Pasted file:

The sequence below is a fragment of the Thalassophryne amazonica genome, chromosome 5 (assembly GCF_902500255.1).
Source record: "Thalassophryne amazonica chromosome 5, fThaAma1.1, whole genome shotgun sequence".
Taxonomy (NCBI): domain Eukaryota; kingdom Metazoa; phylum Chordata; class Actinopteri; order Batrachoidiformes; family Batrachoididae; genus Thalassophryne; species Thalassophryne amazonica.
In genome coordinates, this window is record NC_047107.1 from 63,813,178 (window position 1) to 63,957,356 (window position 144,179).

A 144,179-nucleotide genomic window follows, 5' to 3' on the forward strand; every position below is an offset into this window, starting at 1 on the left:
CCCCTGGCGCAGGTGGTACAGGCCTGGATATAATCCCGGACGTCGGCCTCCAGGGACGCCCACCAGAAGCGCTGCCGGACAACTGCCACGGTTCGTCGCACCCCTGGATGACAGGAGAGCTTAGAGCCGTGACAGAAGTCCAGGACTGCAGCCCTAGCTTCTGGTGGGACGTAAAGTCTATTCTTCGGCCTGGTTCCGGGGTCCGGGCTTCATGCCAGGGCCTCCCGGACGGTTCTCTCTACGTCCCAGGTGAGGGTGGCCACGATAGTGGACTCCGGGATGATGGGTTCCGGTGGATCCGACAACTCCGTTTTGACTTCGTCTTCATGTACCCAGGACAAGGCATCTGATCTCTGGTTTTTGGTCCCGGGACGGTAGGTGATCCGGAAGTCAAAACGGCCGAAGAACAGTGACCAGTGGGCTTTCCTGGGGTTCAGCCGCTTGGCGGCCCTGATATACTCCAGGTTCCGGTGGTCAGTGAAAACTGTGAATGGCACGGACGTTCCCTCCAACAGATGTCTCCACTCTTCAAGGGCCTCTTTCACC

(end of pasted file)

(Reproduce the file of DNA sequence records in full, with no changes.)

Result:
The sequence below is a fragment of the Thalassophryne amazonica genome, chromosome 5 (assembly GCF_902500255.1).
Source record: "Thalassophryne amazonica chromosome 5, fThaAma1.1, whole genome shotgun sequence".
Taxonomy (NCBI): domain Eukaryota; kingdom Metazoa; phylum Chordata; class Actinopteri; order Batrachoidiformes; family Batrachoididae; genus Thalassophryne; species Thalassophryne amazonica.
In genome coordinates, this window is record NC_047107.1 from 63,813,178 (window position 1) to 63,957,356 (window position 144,179).

A 144,179-nucleotide genomic window follows, 5' to 3' on the forward strand; every position below is an offset into this window, starting at 1 on the left:
CCCCTGGCGCAGGTGGTACAGGCCTGGATATAATCCCGGACGTCGGCCTCCAGGGACGCCCACCAGAAGCGCTGCCGGACAACTGCCACGGTTCGTCGCACCCCTGGATGACAGGAGAGCTTAGAGCCGTGACAGAAGTCCAGGACTGCAGCCCTAGCTTCTGGTGGGACGTAAAGTCTATTCTTCGGCCTGGTTCCGGGGTCCGGGCTTCATGCCAGGGCCTCCCGGACGGTTCTCTCTACGTCCCAGGTGAGGGTGGCCACGATAGTGGACTCCGGGATGATGGGTTCCGGTGGATCCGACAACTCCGTTTTGACTTCGTCTTCATGTACCCAGGACAAGGCATCTGATCTCTGGTTTTTGGTCCCGGGACGGTAGGTGATCCGGAAGTCAAAACGGCCGAAGAACAGTGACCAGTGGGCTTTCCTGGGGTTCAGCCGCTTGGCGGCCCTGATATACTCCAGGTTCCGGTGGTCAGTGAAAACTGTGAATGGCACGGACGTTCCCTCCAACAGATGTCTCCACTCTTCAAGGGCCTCTTTCACC